The Killing Fields of Cambodia

Genocide on the Tourist Itinerary
Vinod Krishnan T.Y.

In neighbouring Vietnam it was war that killed millions, but here it was sheer madness. A quarter of the whole population of Cambodia in the 1970s lost their life in the criminally insane attempt of the Khmer Rouge to make the country a genuine communist state. It all happened in just three years, between 1975 and 1978, until the Khmer Rouge regime was overthrown by the Vietnamese military in January 1979. Today, some of the sites where the most gruesome atrocities were committed have become memorial sites to educate visitors of a painful, not so distant past clad in blood and tears.

When the Americans withdrew from Vietnam in April 1975, Cambodia came under the total control of the Communist Party, nicknamed by the French as Khmer Rouge, the ‘Red Khmer’. The world was soon to witness one of the most horrifying genocides in the history of mankind.

The Khmer Rouge wanted to take the country back to its supposedly glorious past in which the rice growing ancient Khmer society built Angkor. To create a genuine peasant society, no one was spared. Private property, markets, schools, and religion were abolished. Cooperatives were formed throughout the country where people were forced to work, eat and live together. They had to dress in the way peasants dressed. Working hours were doubled from eight to sixteen. Cambodia became a gigantic prison farm. Even the slightest expression of dissent invited death. Killing fields and concentration camps grew in numbers to suppress any form of possible opposition.

TuolSleng Genocide Museum

No testimony of the atrocities committed by the Khmer Rouge can be as authentic as the haunting expressions in the photos of prisoners exhibited at Tuol Sleng. It was the Khmer Rouge’s premier security institution, designed for the interrogation and extermination of ‘counter revolutionaries’. Any suspects – men, women and children – were brought from every part of the country and imprisoned in Tuol Sleng. Almost all of the more than 15,000 inmates were brutally executed. Today, Tuol Sleng is a genocide museum and on the itinerary of many tourists visiting Phnom Penh.

Thousands of photographs of prisoners are mounted on the prison walls still stained with blood. Before prisoners were put into the cells, they were photographed. At every stage of torture they were photographed. And a few minutes before their execution they were again photographed. Four decades later, their expressions ask us: Why am I here? Why did this happen? Why have we been killed? Their faces indict the Red Khmers’ leader Pol Pot, his paranoia and the deeds of his regime. As we observe the victims, they observe us. While we focus our camera on their frozen expressions they seem to ask us, “Why are we being photographed again?”

The Killing Field of Choeung Ek

Equally haunting is the display of thousands of human skulls stored in a stupa at the killing field in Choeung Ek. It is here that prisoners from Tuol Sleng were executed. Each skull behind the glass seems to be staring at the visitors. Their expressions are in extreme contrast to the mysterious smiles on the faces of colossal figurines of Angkor built by their ancestors centuries back. They represent all victims of all genocides that happened anywhere in this world at any juncture.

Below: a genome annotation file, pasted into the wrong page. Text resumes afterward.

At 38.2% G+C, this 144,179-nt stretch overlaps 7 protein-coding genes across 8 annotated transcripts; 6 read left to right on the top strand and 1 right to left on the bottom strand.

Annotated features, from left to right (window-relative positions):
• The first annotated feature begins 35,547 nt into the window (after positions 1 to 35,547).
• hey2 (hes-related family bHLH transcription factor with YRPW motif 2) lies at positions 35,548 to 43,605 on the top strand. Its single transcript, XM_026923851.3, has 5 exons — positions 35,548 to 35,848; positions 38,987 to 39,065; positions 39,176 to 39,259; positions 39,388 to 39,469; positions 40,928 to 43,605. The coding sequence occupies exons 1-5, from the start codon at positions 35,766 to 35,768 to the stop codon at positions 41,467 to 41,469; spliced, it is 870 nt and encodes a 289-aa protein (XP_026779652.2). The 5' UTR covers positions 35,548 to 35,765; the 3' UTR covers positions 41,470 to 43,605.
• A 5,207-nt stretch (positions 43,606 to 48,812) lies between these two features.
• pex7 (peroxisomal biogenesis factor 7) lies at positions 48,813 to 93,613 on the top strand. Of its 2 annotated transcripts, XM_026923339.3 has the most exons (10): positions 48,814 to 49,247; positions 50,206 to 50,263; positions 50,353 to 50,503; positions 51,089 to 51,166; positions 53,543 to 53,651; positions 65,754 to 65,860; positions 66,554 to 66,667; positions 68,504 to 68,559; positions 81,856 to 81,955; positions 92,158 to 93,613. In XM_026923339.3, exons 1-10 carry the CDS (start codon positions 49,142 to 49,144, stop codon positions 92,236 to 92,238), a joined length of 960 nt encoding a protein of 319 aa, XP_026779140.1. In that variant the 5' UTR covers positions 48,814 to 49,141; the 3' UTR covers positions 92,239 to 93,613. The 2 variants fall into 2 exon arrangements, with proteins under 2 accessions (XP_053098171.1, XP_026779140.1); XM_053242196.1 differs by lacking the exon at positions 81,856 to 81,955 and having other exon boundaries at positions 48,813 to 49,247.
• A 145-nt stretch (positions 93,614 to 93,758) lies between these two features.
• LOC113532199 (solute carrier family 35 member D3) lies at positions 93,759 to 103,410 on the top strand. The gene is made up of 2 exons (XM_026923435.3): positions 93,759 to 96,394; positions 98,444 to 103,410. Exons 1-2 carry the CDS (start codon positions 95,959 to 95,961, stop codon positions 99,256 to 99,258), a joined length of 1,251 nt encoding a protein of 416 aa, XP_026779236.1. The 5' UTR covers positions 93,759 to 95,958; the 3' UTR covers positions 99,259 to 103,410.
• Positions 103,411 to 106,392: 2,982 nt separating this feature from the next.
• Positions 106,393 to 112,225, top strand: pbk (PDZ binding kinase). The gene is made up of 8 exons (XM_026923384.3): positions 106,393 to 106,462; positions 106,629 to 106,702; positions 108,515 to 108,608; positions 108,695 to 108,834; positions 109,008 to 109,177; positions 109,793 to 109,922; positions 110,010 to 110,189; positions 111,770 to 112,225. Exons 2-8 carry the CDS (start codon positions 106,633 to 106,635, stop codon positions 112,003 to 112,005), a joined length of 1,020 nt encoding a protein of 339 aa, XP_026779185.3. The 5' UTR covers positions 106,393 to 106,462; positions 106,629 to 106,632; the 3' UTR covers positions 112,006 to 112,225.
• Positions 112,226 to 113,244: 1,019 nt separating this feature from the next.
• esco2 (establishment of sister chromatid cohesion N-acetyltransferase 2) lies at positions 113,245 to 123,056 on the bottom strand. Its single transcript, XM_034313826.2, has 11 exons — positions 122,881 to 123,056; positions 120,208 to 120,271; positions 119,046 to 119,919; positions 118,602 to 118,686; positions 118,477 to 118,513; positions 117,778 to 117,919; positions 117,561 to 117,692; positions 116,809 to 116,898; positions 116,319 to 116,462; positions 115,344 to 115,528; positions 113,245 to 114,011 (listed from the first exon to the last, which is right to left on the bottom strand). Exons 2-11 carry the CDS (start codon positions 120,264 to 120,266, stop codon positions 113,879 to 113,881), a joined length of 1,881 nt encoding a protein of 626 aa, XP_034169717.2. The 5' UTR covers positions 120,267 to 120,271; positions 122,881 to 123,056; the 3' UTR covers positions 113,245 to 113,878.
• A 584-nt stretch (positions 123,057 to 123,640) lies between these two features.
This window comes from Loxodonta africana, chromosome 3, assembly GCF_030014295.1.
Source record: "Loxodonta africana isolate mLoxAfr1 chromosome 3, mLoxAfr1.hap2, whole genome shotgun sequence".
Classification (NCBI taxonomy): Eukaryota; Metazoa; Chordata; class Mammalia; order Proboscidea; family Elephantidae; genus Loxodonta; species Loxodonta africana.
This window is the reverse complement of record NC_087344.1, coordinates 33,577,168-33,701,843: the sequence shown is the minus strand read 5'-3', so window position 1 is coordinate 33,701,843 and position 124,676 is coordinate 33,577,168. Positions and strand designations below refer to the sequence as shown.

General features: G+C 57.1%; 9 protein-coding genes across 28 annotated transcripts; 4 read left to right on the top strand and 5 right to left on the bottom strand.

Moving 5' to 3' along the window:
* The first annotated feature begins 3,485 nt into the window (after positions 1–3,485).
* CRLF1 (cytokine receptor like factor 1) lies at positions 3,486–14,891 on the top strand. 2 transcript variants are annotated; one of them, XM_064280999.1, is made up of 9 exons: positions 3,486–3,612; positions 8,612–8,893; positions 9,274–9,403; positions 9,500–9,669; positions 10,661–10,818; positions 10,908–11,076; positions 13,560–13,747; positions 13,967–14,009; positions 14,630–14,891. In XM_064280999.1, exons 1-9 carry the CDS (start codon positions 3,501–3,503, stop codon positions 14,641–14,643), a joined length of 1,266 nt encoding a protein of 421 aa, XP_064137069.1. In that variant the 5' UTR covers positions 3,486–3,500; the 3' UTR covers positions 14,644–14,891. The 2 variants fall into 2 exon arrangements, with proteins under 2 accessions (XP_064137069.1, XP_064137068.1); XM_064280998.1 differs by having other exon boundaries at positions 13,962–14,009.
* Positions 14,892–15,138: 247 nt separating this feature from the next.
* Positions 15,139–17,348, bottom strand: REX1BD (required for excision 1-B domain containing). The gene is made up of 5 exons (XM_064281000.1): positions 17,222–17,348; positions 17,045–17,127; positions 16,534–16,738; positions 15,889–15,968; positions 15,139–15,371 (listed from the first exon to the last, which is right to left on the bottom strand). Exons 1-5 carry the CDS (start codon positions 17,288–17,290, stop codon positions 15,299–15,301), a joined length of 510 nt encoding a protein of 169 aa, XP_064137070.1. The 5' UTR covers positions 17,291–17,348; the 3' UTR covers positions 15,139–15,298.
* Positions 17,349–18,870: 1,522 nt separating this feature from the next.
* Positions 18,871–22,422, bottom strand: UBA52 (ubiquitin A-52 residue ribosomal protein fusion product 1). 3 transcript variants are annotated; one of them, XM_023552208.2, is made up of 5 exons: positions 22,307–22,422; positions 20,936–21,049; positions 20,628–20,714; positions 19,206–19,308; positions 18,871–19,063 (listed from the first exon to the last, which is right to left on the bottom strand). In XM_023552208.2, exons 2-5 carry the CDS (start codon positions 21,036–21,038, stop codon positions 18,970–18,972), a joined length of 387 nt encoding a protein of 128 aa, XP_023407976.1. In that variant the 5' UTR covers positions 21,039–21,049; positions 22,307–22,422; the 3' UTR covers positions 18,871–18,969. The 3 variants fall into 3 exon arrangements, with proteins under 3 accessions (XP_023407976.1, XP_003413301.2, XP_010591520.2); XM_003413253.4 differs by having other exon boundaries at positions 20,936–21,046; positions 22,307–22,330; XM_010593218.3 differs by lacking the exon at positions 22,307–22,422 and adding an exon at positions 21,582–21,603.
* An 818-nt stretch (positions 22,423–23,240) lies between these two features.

The landmine legacy

Forty six million landmines were laid across the country by Khmer Rouge in their two decade long futile attempt to come back after being overthrown by Vietnamese army in 1979 – three landmines each for every surviving Cambodian. It is estimated that 64,000 people lost their lives in landmine explosions in Cambodia since 1979. Over 40,000 survived as amputees. Beggars approaching tourists in Phnom Penh or Siem Riep include only a few visible victims. In 21 districts located in the north west of Cambodia, landmines still remain a serious threat. According to the Cambodian Mine Action Authority (CMAA), it would require 400 million US dollars in aid to clear all landmines and UXOs (unexploded ordnances) in the country by 2025.

“I survived in Cambodia”

Light coloured T-shirts imprinted with the catchphrase “I survived in Cambodia”, sold by Cambodians and worn by tourists, may seem to just naively fit in with a series of “I survived…” souvenirs, along with “I survived my trip to Paris” or “I survived Oktoberfest”. In Cambodia, however, the slogan comes across as worse than just sarcastic. It grossly trivialises genocide and the fact that the atrocities committed in the 1970s have not ceased to affect people’s lives.

Local people are not usually keen to talk to travellers about the crimes committed by the Khmer Rouge. They tend to obliterate them from their collective memory. But to visitors in Cambodia, Tuol Sleng, the Killing Fields, and the land still contaminated by mines speak a lot. They speak of a history we have to learn from and reflect upon in order to prevent such horrible crimes against humanity from ever being repeated again – anywhere in the world.

Vinod Krishnan T.Y. works at the Centre for Research & Education for Social Transformation (CREST) in Calicut, India. As part of his research on ethnic minorities he has been working on the Cham minority of Cambodia and Vietnam.

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